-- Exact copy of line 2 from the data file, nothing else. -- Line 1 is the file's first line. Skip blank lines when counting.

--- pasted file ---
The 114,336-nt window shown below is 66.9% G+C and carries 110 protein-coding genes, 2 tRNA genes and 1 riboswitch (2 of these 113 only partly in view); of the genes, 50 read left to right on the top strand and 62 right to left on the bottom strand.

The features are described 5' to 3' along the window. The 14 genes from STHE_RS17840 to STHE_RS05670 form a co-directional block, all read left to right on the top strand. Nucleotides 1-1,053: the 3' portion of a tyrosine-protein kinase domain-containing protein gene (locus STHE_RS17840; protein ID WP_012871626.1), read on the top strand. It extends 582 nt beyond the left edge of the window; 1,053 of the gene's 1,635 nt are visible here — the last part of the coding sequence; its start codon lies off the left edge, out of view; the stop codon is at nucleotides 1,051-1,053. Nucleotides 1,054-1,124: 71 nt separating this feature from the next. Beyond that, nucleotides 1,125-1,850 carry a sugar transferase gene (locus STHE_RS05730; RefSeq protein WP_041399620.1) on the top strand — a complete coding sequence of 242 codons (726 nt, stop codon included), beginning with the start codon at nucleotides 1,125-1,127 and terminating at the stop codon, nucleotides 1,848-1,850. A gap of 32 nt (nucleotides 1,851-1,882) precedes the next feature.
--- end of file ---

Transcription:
The features are described 5' to 3' along the window. The 14 genes from STHE_RS17840 to STHE_RS05670 form a co-directional block, all read left to right on the top strand. Nucleotides 1-1,053: the 3' portion of a tyrosine-protein kinase domain-containing protein gene (locus STHE_RS17840; protein ID WP_012871626.1), read on the top strand. It extends 582 nt beyond the left edge of the window; 1,053 of the gene's 1,635 nt are visible here — the last part of the coding sequence; its start codon lies off the left edge, out of view; the stop codon is at nucleotides 1,051-1,053. Nucleotides 1,054-1,124: 71 nt separating this feature from the next. Beyond that, nucleotides 1,125-1,850 carry a sugar transferase gene (locus STHE_RS05730; RefSeq protein WP_041399620.1) on the top strand — a complete coding sequence of 242 codons (726 nt, stop codon included), beginning with the start codon at nucleotides 1,125-1,127 and terminating at the stop codon, nucleotides 1,848-1,850. A gap of 32 nt (nucleotides 1,851-1,882) precedes the next feature.